Harvard Art Museums

  • <p>Quincy St. facade - Fogg Art Museum as seen from Harvard Yard</p>
  • <p>Prescott St. facade</p>
  • <p>HAM facade as seen from the Carpenter Center</p>

Renzo Piano Building Workshop, with Payette, 2014

Harleston Parker Medal, 2021

This six-year long, $350M project united Harvard's Fogg, Busch-Reisinger, and Arthur M. Sackler museums in a single state-of-the-art facility, and expanded gallery space by 40%. A new glass, pyramidal roof over the old Fogg's classical interior courtyard centers the six levels of galleries, classrooms, lecture halls, workrooms, archives, and study areas. This carefully detailed "light machine," as Piano called it, includes 320 glass panels and 1,800 glass louvers which all work together to maximize light in the galleries while protecting the art from harmful infrared light.

The design integrates the neighboring Carpenter Center with views from the galleries and a connection to the iconic ramp along Prescott St. Some see this as helpful in restoring focus on Le Corbusier's only U.S. building, while others find it clunky at best and blasphemous at worst. The upper facade of Alaskan Yellow Cedar strips that change orientation at the building's corners provide a subtle detail, if one of questionable durability in the local climate. Certain gallery features seem half-baked, e.g. window bays on opposite sides of the building shaded by elaborate screens on rolling tracks, apparently to tailor light exposure for changing exhibitions; it seems they have never moved from their original position.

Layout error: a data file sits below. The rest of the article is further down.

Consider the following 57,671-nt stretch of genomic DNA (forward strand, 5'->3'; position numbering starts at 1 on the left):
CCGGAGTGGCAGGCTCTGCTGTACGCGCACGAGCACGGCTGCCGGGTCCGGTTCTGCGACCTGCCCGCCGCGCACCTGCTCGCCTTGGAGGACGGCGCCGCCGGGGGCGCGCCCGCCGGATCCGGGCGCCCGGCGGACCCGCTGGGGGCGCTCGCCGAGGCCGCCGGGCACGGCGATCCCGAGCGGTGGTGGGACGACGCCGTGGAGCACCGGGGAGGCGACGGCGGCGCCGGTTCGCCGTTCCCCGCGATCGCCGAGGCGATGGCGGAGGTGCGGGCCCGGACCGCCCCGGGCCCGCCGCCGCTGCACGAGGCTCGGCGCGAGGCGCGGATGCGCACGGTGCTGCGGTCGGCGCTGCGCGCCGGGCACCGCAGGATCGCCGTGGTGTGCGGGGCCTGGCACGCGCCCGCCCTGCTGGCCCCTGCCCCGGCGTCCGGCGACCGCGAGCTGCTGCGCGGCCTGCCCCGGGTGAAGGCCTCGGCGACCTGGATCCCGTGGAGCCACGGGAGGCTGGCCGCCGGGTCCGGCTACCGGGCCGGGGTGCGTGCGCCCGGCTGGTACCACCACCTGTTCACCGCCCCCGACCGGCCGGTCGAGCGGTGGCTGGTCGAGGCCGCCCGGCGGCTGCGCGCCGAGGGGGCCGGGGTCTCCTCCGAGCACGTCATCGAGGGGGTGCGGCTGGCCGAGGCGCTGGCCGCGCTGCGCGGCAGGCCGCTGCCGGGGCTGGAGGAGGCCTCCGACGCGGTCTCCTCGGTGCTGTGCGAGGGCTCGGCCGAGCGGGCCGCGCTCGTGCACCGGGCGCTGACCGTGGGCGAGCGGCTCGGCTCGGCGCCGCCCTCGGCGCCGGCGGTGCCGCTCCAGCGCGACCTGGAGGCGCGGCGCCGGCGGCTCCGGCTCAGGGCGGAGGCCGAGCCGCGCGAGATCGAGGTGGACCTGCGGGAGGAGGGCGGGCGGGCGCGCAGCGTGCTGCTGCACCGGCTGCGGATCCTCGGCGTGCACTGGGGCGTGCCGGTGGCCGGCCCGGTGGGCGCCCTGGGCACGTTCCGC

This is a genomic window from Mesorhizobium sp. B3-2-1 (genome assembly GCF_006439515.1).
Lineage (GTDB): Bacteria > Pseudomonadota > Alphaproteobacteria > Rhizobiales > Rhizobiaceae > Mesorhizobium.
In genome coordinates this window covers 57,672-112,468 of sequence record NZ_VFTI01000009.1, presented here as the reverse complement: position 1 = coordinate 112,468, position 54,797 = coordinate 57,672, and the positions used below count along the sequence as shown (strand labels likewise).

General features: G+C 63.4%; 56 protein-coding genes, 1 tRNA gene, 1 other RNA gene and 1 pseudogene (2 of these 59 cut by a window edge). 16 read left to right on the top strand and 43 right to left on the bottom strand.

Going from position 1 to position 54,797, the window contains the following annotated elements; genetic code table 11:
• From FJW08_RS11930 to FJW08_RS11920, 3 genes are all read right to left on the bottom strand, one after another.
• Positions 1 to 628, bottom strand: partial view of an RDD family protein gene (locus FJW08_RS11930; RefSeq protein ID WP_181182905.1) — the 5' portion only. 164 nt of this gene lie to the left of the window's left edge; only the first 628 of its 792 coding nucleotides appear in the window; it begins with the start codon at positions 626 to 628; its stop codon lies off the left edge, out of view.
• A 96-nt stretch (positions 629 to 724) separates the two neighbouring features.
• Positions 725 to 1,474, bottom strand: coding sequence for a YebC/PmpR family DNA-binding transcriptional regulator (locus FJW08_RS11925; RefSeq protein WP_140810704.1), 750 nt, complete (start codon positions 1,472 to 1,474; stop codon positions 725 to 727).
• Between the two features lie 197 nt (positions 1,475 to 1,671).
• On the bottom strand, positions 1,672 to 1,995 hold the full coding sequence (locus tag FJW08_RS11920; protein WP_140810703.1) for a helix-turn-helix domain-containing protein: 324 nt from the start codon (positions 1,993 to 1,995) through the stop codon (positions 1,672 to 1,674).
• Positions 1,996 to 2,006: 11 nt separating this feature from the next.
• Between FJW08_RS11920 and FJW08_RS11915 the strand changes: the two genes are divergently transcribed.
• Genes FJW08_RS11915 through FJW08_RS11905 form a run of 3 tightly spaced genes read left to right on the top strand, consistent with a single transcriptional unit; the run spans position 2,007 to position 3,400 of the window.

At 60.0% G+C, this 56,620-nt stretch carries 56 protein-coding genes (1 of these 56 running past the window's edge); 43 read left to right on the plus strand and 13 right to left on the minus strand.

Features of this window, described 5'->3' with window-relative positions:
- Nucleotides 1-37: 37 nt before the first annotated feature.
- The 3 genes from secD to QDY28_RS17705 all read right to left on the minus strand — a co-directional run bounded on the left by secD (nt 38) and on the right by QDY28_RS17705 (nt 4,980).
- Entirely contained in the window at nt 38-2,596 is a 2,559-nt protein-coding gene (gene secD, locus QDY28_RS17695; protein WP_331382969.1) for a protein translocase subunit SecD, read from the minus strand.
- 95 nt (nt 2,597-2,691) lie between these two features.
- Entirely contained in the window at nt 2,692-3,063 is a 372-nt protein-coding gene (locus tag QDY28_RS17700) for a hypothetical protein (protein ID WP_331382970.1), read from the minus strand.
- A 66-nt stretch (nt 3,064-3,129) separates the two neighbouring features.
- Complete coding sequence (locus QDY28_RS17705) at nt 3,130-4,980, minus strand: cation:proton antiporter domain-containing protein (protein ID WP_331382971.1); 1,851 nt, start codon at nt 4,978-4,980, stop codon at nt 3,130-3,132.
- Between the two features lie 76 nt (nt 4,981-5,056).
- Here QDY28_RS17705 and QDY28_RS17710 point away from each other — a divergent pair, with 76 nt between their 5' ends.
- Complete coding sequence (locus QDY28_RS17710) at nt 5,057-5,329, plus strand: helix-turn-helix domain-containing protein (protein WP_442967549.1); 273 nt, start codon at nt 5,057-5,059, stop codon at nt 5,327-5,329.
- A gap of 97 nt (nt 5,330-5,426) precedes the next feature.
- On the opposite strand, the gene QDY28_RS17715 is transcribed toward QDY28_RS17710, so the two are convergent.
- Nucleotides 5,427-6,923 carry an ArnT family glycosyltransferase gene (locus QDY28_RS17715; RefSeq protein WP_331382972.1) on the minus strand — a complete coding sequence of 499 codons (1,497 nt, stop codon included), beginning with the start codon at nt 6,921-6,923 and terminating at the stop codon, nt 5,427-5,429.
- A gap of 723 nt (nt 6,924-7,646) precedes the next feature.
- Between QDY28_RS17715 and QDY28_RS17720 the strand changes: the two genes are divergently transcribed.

The 1925 red brick Fogg Museum facing Quincy St. was protected with landmark status, and from Harvard Yard it appears as if little has changed. Approaching the new entry on the opposite side, the building announces its presence boldly - a massive box over a stone base, punched with glass, with some of the structure exposed. Regardless of your point of entry, discovering the replica Italianate courtyard in the center of this massive new building is one of the more surprising and delightful architectural experiences to be found around Boston. This is a wonderful updated space for the Harvard community and its visitors to sample Harvard's 250,000-piece art collection.

For more information including visiting hours, see: www.harvardartmuseums.org.

Images: ©Anton Grassl / Esto